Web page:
Justice reform…

Jan 31, 2018

Toronto Star – Daniel Brown and Michael Lacy
Trudeau government is falling short on justice reform

Anticipating the strategy for the next federal election, some think the Liberals will offer promises made, promises delivered.  Brown and Lacy are of the opinion that the track record on the justice platform may intrude on the viability of the theme for justice.  “Aside from a couple of major initiatives such as the legalization of marijuana, criminal law reforms have amounted to little more than modest housekeeping.”  https://www.thestar.com/opinion/contributors/2018/01/30/trudeau-government-is-falling-short-on-justice-reform.html

Trent University – Centre for Aging and Society
No Place to Call Home: The Challenge of Re-integrating Senior Paroles into the Community and Long Term Care Facilities

The aging inmate population makes care for them as parolees problematic in that they are released into a special set of circumstances, often with medical problems and without family or other normal community support.  Henri De Souza, Director General of CSC Health Services, Crystal Dieleman, an occupational therapist and professor from Dalhousie, and David Byrne, Executive Director of Peterborough Re-integration Services are featured speakers and Dr. Gillian Balfour, Dean of Trent’s Teaching and Learning Dept will lead a panel discussion.   The one day session takes place on Feb 22, 2018 and starts at 10AM.  Registration is required and costs are $30 (including lunch and parking) or $15 for students.  For more info:  https://www.trentu.ca/aging/events/no-place-call-home

 National Newswatch – Canadian Press
Tribunal again tells feds to fund Indigenous child welfare, minister agrees

Here’s another, hopefully the last, assurance from the federal government about funding Indigenous child care, following yet another directive from the Canadian Human Rights Tribunal.  In its most recent order, the Tribunal In its order, “the tribunal gives Ottawa two months to start reimbursing the actual costs for prevention and investigation programs, as well as legal and travel costs and building repairs, but (Minister Jane) Philpott says those reimbursements will start immediately.”  https://www.nationalnewswatch.com/2018/02/01/tribunal-again-tells-feds-to-fund-indigenous-child-welfare-minister-agrees/#.WnM6fK6nGUk   Related article: National Newswatch – David MacDonald, The Conversation  – Canada guilty of forging crisis in Indigenous foster care  https://www.nationalnewswatch.com/2018/02/01/canada-guilty-of-forging-crisis-in-indigenous-foster-care/   Related article: Toronto Star – Vicky Mochama  Women must be at centre of fixing Indigenous child welfare system   https://www.thestar.com/opinion/star-columnists/2018/02/01/women-must-be-at-centre-of-fixing-indigenous-child-welfare-system.html  Related article: The Spirit Bear Plan  https://fncaringsociety.com/sites/default/files/Spirit%20Bear%20Plan%20%28EN%29.pdf   cf also www.fncaringsociety.com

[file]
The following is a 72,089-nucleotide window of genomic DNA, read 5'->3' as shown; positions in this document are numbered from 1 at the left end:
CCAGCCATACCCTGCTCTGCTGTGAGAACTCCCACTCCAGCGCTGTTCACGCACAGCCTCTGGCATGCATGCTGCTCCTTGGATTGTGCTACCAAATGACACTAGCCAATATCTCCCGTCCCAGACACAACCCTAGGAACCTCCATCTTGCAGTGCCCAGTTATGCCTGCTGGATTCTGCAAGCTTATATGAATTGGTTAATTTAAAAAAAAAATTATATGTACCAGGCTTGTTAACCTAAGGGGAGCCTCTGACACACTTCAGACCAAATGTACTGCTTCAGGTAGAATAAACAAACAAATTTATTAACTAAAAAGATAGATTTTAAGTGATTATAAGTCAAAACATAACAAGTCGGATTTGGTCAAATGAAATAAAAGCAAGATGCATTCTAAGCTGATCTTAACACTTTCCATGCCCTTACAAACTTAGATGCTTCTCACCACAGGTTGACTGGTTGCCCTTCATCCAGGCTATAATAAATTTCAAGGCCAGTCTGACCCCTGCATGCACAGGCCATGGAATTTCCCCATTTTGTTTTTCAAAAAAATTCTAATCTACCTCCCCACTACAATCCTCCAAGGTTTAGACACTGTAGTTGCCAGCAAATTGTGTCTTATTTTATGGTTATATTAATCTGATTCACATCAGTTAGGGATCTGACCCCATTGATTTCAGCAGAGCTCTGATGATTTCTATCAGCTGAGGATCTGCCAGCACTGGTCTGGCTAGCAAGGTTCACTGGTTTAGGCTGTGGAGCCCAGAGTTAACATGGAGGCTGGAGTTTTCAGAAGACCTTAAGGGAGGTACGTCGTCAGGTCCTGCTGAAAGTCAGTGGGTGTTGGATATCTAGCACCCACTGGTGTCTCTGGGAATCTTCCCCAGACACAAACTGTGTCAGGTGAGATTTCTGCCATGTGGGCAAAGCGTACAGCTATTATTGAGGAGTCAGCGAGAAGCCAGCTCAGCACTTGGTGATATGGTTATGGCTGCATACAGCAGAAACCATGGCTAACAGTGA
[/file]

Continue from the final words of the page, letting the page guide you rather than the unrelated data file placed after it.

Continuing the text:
Ottawa Citizen – Jared Shook
Trudeau government should re-think how it pays prisoners

The previous Conservative government cut the $2.30 / hr wage for federal inmates doing the work that contributes to the operation and maintenance of the prison.  Shook, himself once an inmate, led a court challenge that failed; Judge Yvan Roy refused to interfere in government policy.  Now Shook wants a policy review of the practices around inmate labour.  The low rate, say the inmates, seriously impacts their ability to support family visits, phone calls, and planning for release.  http://ottawacitizen.com/opinion/columnists/shook-trudeau-government-should-re-think-how-it-pays-prisoners